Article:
Hirschfeld also says in court documents that it kept COSA and COSADC informed of its conversion plans through communication with the city’s economic development coordinator at the time, Robert A. Schneeman, who is currently the city’s business retention and expansion coordinator.
Hirschfeld says that Schneeman met with the San Angelo City Council and “assured Martifer-Hirschfeld that the parties would convert the COSA and COSADC Agreements to reflect the conversion,” and “based in part on these assurances, Martifer-Hirschfeld continued to invest money converting the Plant.”
Hirschfeld says, however, that the agreements were never revised to reflect the changes and states that this brings into question whether city representation was false, “which apparently it was, given that the contracts were not modified,” court documents state.
The wordings in the contracts and arguments presented within the petition and response are left to 119th District Judge Ben Woodward’s court to interpret and define.
COSADC and the city say in a news release that while Martifer-Hirschfeld “has confessed in court documents that it failed to live up to its contractual obligations with the City,” the company has never offered to repay more than a fraction in remedies.
“The City and the COSADC could not agree to a minimal repayment,” the release stated. “Doing so, and allowing Martifer-Hirschfeld to walk away with millions in taxpayer dollars, would constitute a serious breach of public trust.”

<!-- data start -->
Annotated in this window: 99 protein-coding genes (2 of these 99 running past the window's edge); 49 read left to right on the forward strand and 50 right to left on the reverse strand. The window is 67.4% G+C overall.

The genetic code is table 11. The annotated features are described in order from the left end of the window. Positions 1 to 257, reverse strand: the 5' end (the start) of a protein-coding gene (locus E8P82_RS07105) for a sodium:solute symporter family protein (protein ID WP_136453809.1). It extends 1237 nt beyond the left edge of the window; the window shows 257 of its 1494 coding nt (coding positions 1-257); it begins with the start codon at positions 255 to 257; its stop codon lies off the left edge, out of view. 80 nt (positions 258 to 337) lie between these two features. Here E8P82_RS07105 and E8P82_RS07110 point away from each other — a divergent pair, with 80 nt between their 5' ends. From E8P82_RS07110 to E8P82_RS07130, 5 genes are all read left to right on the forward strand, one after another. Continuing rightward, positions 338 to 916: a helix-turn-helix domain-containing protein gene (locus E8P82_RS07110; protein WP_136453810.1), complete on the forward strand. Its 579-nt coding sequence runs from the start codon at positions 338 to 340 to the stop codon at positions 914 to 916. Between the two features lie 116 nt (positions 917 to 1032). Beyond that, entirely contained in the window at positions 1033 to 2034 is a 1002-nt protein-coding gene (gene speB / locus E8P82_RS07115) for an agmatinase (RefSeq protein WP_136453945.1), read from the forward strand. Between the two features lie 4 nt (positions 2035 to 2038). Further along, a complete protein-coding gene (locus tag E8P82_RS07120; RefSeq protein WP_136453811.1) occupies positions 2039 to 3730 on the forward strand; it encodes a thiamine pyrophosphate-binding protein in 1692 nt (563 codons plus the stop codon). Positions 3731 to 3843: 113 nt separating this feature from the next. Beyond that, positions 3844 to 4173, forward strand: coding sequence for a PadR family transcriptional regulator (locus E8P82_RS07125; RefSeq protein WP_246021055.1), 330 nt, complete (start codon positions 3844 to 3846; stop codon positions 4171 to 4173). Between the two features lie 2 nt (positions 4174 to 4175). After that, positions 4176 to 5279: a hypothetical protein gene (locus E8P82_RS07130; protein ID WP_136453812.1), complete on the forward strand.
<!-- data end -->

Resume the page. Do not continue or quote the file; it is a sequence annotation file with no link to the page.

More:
COSADC and the city in summary are suing Martifer-Hirschfeld for failing to meet both its contractual obligations such as failure to make the total $40 million capital investment, making no meaningful attempts to construct Phase II of the renewable energy plant before the deadline, coming nowhere close to creating or retaining the minimum number of full-time equivalent positions, not continuously operating the plant and failing to uphold promises outlined in “Comfort Letters,” among others, the lawsuit alleges.
The lawsuit says the “Comfort Letters” were executed in April 2012 by Hirschfeld Wind Energy System I and II, which claimed 100 percent ownership of Martifer-Hirschfeld and agreed to reimburse COSADC in the event of a default by Martifer-Hirschfeld.
“As MHES refuses to repay any of the money it owes COSADC, HWES and HWES II are obligated under their respective ‘Comfort Letters’ to reimburse COSADC for the advances made under the COSAD Agreement,” court documents state.
COSADC and the city say in the news release they have filed for summary judgment because inaction would set a dangerous precedent for future business deals to be nonbinding if there is a failure to meet contractual obligations.
“At the heart of this case is Martifer-Hirschfeld’s failure to invest in its local plant and to create jobs in San Angelo,” the release states. “Now Hirschfeld is doing just that in another West Texas City.”
Hirschfeld published an ad in the Standard-Times on Feb. 14 announcing that it added more than 30 employees to its plant in Abilene and expects to add more jobs there in the future. Hirschfeld says, however, that it is reluctant to create employment opportunities in San Angelo because of the lawsuit.
Todd Joseph Harlow, an attorney from Dallas, represents COSADC and the city. Local attorney Jeffrey S. Lisson represents Martifer-Hirschfeld and co-defendants.
A representative for Hirschfeld did not respond to requests for comment.
Find the original story at gosanangelo.com.